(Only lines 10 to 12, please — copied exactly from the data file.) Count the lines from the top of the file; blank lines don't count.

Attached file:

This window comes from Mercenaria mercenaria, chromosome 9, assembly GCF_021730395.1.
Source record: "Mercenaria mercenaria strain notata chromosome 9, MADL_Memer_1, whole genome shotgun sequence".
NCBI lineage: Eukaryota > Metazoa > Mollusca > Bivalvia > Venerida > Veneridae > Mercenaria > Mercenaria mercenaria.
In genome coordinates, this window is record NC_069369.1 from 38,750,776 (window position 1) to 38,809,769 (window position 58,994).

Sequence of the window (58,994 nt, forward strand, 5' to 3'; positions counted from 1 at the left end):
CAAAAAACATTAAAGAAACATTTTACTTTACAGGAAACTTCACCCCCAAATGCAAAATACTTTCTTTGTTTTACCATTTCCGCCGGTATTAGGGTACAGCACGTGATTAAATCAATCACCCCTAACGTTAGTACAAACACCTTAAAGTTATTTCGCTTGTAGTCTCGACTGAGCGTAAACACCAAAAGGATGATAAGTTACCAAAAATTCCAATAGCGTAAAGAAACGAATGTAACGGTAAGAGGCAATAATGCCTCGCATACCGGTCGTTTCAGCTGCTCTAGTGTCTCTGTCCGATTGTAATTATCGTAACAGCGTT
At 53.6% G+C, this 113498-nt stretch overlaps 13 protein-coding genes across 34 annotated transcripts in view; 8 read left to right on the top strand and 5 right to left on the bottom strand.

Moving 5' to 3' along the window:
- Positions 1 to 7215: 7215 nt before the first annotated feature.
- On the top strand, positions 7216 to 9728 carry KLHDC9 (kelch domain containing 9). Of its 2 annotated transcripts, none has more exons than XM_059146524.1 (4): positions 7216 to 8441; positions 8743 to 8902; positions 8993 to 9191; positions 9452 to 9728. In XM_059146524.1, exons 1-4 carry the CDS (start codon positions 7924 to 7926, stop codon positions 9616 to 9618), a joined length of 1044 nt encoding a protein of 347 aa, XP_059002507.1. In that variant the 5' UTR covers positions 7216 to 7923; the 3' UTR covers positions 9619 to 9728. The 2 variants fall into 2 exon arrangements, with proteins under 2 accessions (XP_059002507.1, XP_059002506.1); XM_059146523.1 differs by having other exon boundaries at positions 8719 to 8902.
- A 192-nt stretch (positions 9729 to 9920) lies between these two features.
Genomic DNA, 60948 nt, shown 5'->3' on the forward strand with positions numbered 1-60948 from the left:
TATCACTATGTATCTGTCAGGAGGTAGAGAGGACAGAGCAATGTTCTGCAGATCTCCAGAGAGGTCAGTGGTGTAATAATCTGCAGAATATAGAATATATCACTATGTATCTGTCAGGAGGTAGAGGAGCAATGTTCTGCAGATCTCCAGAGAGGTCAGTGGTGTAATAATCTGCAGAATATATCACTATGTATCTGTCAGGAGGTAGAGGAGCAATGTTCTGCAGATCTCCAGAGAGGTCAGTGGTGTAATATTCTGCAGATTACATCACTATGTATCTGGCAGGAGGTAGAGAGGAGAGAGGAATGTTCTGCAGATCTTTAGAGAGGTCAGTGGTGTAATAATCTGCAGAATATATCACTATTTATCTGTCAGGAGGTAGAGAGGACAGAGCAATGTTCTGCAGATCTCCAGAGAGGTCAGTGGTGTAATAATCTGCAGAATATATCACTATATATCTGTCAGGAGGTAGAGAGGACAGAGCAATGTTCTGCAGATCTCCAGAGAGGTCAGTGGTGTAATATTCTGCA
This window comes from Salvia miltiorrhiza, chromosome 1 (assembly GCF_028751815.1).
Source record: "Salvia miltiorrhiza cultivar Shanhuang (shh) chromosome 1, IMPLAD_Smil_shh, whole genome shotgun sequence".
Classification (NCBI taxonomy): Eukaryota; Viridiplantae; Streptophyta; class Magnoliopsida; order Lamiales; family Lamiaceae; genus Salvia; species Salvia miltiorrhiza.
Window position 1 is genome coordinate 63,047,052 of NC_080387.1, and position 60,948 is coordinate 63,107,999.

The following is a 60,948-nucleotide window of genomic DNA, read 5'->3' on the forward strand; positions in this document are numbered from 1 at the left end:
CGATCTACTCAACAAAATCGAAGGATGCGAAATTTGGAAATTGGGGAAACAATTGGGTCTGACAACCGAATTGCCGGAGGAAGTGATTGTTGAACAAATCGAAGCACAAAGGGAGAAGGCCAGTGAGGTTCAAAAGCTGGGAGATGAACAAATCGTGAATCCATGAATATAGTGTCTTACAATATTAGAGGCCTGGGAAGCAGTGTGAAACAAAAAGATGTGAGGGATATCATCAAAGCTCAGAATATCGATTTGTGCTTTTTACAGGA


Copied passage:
- On the top strand, positions 7216 to 9728 carry KLHDC9 (kelch domain containing 9). Of its 2 annotated transcripts, none has more exons than XM_059146524.1 (4): positions 7216 to 8441; positions 8743 to 8902; positions 8993 to 9191; positions 9452 to 9728. In XM_059146524.1, exons 1-4 carry the CDS (start codon positions 7924 to 7926, stop codon positions 9616 to 9618), a joined length of 1044 nt encoding a protein of 347 aa, XP_059002507.1. In that variant the 5' UTR covers positions 7216 to 7923; the 3' UTR covers positions 9619 to 9728. The 2 variants fall into 2 exon arrangements, with proteins under 2 accessions (XP_059002507.1, XP_059002506.1); XM_059146523.1 differs by having other exon boundaries at positions 8719 to 8902.
- A 192-nt stretch (positions 9729 to 9920) lies between these two features.
Genomic DNA, 60948 nt, shown 5'->3' on the forward strand with positions numbered 1-60948 from the left: